That said, I am in a more or less contentious mood at the moment, and so I would add that your point is noted.
    Last edited by kermit; 01-12-2009 at 07:54 PM.

  10. #25
    C++ Witch laserlight's Avatar
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    Quote Originally Posted by sphynxter
    Is a knife obsolete for making woodwork? Or should we all stick to sanders and lathes? I think you can see the relation to more simple tools to more advanced ones. I still have screw drivers. Sometimes its just less work than charging up a power tool.
    Neither C nor C++ is only a knife/screwdriver or only a power tool. It just so happens that the C++ toolkit comes with more power tools while retaining the more sensitive equipment of C. Consequently, I agree with Stroustrup's opinion as stated in the FAQ: C is better than C++ for small projects, right?
    Last edited by laserlight; 01-12-2009 at 10:06 PM.
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  11. #26
    Registered User whiteflags's Avatar
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    On this topic (somewhat) ... I thought C++'s ability to compile C89 was supposed to be a feature. Of course I get blasted when I tried to discuss things with Elysia earlier. It's my sincere hope that my original messages are understood as I intended them to be: I felt that others were doing a sufficient job ridiculing the book and I merely wanted to quiet Elysia's evangelism.

    The topic is stale now.

    But I have to say that if using C++ as a better C is worthy of such scorn, then I don't see why it is tolerated by the compiler anymore. It seems like something that should have ran its course long ago, rather than shifting the blame on the person using the tool. I'm probably just perturbed by Elysia's example. I'll get over it.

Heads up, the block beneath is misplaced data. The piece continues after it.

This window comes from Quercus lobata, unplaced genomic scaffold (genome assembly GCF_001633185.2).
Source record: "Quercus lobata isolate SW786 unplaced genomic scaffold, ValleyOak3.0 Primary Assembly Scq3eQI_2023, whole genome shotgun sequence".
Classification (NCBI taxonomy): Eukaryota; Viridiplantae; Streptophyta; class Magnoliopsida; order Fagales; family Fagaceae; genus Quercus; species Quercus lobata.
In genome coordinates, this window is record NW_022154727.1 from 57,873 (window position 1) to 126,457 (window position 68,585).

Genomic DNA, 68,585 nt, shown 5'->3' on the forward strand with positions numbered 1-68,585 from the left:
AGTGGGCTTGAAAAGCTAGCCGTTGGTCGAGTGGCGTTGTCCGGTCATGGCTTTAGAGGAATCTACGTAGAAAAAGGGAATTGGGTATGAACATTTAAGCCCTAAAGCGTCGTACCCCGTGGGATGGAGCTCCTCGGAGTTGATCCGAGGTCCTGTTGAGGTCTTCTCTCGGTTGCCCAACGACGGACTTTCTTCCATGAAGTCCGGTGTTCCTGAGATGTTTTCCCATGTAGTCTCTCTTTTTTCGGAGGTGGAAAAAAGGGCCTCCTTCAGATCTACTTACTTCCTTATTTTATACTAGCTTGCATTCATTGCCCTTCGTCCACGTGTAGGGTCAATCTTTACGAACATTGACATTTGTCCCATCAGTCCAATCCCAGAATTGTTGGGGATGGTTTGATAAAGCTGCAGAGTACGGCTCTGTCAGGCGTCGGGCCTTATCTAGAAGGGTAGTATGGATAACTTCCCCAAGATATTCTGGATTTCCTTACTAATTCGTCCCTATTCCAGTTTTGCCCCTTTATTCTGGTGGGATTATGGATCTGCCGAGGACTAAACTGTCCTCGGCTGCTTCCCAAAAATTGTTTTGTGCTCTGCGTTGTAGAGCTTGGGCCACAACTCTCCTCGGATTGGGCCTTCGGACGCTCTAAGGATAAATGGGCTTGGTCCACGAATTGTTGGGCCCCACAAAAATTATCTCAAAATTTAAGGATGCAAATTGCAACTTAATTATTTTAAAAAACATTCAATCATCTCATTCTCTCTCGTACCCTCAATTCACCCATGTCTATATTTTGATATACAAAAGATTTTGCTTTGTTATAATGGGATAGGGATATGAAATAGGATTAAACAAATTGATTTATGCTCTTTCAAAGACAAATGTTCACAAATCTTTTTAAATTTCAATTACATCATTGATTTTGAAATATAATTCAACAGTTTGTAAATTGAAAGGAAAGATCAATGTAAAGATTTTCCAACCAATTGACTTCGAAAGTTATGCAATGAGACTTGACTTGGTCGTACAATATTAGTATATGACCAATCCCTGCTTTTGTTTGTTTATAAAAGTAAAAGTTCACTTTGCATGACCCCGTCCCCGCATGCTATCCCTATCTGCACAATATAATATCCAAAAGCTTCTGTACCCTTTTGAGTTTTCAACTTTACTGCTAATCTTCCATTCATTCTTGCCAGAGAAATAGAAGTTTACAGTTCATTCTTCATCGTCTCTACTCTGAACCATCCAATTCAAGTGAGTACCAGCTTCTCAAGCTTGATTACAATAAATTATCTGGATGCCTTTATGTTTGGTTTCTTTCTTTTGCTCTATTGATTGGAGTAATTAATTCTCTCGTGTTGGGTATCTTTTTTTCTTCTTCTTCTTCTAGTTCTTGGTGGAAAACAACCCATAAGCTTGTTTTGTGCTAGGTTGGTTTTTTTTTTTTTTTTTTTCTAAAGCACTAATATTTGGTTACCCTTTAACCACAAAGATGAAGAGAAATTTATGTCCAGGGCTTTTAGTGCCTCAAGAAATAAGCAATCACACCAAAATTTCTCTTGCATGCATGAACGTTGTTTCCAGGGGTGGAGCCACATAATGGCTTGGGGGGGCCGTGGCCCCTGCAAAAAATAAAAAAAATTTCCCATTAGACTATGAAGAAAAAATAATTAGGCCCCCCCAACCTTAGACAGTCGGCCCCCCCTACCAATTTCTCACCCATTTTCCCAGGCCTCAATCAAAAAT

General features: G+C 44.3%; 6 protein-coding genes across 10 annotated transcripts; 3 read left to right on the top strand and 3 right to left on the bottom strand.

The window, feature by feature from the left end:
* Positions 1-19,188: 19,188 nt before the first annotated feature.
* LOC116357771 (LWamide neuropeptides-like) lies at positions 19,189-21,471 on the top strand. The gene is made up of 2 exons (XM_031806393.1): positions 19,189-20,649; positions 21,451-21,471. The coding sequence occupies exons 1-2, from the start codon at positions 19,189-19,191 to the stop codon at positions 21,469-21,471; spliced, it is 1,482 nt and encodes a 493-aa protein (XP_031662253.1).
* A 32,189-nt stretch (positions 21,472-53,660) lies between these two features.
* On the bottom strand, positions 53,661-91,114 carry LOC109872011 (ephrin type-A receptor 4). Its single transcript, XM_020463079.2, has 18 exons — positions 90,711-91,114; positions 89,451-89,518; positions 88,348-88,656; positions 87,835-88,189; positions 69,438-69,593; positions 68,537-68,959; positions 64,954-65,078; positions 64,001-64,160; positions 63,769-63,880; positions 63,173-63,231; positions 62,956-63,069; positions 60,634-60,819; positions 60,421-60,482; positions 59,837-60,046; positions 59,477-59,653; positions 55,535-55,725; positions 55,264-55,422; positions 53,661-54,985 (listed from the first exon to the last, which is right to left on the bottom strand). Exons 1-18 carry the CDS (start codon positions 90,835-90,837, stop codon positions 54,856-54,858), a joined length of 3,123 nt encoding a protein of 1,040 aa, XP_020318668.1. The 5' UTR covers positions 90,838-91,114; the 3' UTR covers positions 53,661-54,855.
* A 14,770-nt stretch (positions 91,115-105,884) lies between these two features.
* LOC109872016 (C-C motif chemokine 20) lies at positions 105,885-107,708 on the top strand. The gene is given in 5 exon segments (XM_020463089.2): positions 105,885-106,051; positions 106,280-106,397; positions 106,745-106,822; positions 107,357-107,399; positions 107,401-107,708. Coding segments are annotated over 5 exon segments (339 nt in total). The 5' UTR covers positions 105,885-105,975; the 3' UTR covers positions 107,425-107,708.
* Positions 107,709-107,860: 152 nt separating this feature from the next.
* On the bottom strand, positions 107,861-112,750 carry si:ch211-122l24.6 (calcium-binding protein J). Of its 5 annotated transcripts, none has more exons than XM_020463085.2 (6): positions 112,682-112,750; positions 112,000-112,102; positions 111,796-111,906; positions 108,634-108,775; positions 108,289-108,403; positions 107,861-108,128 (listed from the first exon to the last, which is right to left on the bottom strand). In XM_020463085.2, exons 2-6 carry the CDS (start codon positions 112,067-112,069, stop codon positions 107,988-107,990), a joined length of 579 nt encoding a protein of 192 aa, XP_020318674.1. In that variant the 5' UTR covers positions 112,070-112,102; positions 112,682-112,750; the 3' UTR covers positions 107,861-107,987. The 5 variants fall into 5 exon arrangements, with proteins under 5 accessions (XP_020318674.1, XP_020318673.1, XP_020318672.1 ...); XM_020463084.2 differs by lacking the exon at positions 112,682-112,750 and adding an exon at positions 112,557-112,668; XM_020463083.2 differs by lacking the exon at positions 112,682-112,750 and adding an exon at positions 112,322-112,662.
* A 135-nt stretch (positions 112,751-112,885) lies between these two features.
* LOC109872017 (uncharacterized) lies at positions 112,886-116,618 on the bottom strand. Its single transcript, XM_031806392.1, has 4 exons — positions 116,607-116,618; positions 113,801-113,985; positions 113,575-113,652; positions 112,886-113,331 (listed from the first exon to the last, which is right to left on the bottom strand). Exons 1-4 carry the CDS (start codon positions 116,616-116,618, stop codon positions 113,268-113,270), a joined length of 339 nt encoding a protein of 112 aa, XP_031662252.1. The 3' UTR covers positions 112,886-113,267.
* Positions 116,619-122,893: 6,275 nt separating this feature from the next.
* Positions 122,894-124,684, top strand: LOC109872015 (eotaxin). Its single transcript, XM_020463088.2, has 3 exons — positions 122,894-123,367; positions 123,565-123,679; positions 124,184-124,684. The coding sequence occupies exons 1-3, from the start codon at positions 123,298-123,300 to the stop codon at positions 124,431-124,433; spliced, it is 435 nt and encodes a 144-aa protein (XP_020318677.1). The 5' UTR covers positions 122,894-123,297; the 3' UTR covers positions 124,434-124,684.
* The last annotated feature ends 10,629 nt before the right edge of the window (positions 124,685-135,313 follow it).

12. #27
    and the hat of copycat stevesmithx's Avatar
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    Ironically,Stroustrup himself had said that language comparisons are rarely meaningful.
    http://www.research.att.com/~bs/bs_faq.html#compare
    Not everything that can be counted counts, and not everything that counts can be counted
    - Albert Einstein.


    No programming language is perfect. There is not even a single best language; there are only languages well suited or perhaps poorly suited for particular purposes.
    - Herbert Mayer

  13. #28
    C++まいる!Cをこわせ! Elysia's Avatar
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    Quote Originally Posted by whiteflags View Post
    But I have to say that if using C++ as a better C is worthy of such scorn, then I don't see why it is tolerated by the compiler anymore. It seems like something that should have ran its course long ago, rather than shifting the blame on the person using the tool. I'm probably just perturbed by Elysia's example. I'll get over it.
    Using C++ as a better can be done true, but I wanted to say my piece, it would be done when the more advanced features cannot be used for some reason.
    Like why use a screw driver when you have an automatic screw driver?
    Further, I would like to add, as to the original topic, that a good, modern C++ book should teach modern C++ and not C with C++, which is again, why I wanted the OP to actually try out the rest of the language instead of feeling it's unnecessary.
    Quote Originally Posted by Adak View Post
    io.h certainly IS included in some modern compilers. It is no longer part of the standard for C, but it is nevertheless, included in the very latest Pelles C versions.
    Quote Originally Posted by Salem View Post
    You mean it's included as a crutch to help ancient programmers limp along without them having to relearn too much.

    Outside of your DOS world, your header file is meaningless.